- You build a mashup application in the IT group, but several power users in different parts of the organisation have access to the Web 2.0 toolset (from the web) and produce custom versions of the app. Then the IT group produces v2 of its mashup, addressing several security and regulatory issues. Does Mashup v2 include some, none or all of the power user customisations? Which version is actually in use throughout the enterprise? When the auditors ask about the regulatory issues v2 addresses, can you convince them that everyone uses v2?
Other questions you should be considering include:
- When you build a mashup from resources outside your control, do you have a service level contract with the owners of the resources? If Google Maps becomes critical to your customer’s interaction experience, with your sales system, for example, do you have any comeback if Google decides to stop providing Google Maps or to charge huge fees for its use?
- Is everything in your mashup ‘industrial strength’? How do you know this; and if you have Web 2.0 coding standards how do you enforce them? And is the idea of having Web 2.0 Standards a silly one?
- And, finally, if you address all the above issues, have you set Web 2.0 in concrete and destroyed the agility which made Web 2.0 mashups attractive in the first place?
There are several vendors with tools that can help you to exploit mashups without losing control of governance, and I’ve talked about some of here before: Compuware’s Uniface View 9.2, for example, now supports “enterprise mashups” and the use of the Uniface framework may help you address any governance issues. You can probably expect every vendor to add support for mashups and associated technologies over time—at Microsoft’s 2008 Heroes launch, to give another example, it demonstrated several mashup-like applications and it was very proud of its new support for php (after years of pushing C++ and C#). BEA is yet another company (or, possibly, division of Oracle) taking governance in the new Web 2.0 world very seriously. BEA AquaLogic Ensemble provides a role-based provisioning system for new mashups and can track usage; analysing both mashup activity and resource delivery. This could help make it easier to demonstrate the ROI from a mashup initiative.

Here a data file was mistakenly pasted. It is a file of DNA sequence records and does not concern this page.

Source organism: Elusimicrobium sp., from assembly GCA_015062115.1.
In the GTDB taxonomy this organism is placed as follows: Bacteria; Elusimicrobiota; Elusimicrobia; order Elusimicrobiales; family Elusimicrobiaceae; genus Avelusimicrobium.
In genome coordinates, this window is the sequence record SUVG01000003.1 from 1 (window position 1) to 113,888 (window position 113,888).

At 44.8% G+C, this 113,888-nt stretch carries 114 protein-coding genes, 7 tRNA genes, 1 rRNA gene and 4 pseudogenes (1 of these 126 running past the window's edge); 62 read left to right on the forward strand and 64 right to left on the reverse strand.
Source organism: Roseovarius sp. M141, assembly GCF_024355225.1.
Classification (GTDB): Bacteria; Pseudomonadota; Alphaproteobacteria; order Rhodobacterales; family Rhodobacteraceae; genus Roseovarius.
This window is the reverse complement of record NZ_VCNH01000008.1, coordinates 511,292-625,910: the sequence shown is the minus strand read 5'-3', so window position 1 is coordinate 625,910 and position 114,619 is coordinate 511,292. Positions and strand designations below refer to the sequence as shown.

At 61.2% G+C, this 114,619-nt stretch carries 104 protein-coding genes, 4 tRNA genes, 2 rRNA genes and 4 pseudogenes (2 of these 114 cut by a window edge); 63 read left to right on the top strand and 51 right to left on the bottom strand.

More specialist vendors also have a strong story in the mashup space. One particularly successful example is Denodo, with its Data Mashup Architecture. This is a rich platform, which, for example, supports real time update of the mashup screen whenever one of its remote source components (possibly one outside of your control), changes. Less well known outside of Japan, JustSystems also provides a pure XML standards-based integration framework (not really a conventional mashup approach but one that delivers equivalent benefits) that should make building-in governance easy. And, don’t overlook the importance of something as conventional as change and configuration management for business-oriented mashups—for example, Serena Business Mashups (you can download a free copy of its Mashup Composer from the Serena website) claim to empower lines of business to build their own mashups while still maintaining IT governance by offering mashup versioning and full auditing.
However, always remember that, although tools and frameworks can make implementing good governance easier, governance is primarily a people and management thing. We remember the widespread creation of ungovernable legacies in the 1980s—not mainframe legacy, but the explosion of mission critical spreadsheet applications which turned out to be unmaintainable. At one stage we had every release of Lotus 123 in operation because no-one dared upgrade these spreadsheets in case a macro behaved differently afterwards (and no-one had any idea of how to regression test them anyway). Similarly, mashups could lead to “REST-based chaos”—so let’s learn from the past and do mashups properly.
And, to that end, would our readers be interested in a Bloor Spotlight Paper on the emerging issues around mashup governance? If so, please write in and let us know.